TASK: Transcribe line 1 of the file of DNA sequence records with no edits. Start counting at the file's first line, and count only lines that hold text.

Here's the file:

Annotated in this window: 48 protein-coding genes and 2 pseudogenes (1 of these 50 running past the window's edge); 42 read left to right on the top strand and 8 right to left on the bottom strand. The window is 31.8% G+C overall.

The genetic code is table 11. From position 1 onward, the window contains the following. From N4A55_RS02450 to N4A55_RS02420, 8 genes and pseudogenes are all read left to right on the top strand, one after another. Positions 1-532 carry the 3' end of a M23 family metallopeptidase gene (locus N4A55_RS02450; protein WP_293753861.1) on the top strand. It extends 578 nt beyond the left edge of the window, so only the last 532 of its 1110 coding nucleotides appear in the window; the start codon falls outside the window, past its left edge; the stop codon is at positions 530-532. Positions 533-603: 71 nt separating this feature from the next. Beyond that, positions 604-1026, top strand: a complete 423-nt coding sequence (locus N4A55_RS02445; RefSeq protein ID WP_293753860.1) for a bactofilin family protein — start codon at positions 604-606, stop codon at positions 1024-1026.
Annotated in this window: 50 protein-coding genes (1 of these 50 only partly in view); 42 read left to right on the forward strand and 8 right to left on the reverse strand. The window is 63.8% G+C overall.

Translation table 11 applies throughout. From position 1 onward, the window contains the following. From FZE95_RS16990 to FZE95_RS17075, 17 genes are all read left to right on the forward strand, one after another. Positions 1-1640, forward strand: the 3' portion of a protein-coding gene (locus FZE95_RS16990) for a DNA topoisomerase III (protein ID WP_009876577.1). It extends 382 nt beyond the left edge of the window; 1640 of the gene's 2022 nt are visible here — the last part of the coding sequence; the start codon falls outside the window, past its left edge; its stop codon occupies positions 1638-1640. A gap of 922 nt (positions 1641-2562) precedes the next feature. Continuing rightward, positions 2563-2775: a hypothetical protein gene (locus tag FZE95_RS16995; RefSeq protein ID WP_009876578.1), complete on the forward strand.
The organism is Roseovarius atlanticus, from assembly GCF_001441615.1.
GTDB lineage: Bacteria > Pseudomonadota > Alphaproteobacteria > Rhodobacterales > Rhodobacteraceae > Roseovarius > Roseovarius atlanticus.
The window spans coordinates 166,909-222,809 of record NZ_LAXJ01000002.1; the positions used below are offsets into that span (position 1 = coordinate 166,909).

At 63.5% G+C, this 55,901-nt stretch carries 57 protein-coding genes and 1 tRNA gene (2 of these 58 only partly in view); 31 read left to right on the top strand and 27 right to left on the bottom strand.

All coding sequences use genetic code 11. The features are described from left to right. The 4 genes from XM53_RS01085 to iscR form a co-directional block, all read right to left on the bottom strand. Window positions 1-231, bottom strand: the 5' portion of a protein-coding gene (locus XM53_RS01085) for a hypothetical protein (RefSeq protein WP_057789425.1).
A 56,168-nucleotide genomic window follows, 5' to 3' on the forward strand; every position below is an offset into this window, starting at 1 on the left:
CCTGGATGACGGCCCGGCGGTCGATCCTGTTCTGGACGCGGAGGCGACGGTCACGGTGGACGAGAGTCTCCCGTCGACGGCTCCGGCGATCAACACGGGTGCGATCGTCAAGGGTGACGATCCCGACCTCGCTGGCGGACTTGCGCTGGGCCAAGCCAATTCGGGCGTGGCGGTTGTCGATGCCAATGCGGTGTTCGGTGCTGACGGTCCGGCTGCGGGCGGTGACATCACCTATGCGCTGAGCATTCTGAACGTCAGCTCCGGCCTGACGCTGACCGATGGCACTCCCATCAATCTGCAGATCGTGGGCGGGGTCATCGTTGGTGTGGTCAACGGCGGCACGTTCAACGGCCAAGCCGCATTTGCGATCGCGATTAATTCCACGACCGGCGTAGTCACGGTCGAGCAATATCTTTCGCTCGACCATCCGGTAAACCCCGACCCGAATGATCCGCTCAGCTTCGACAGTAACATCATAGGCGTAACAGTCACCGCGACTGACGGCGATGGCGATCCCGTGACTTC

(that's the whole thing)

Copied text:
Annotated in this window: 48 protein-coding genes and 2 pseudogenes (1 of these 50 running past the window's edge); 42 read left to right on the top strand and 8 right to left on the bottom strand. The window is 31.8% G+C overall.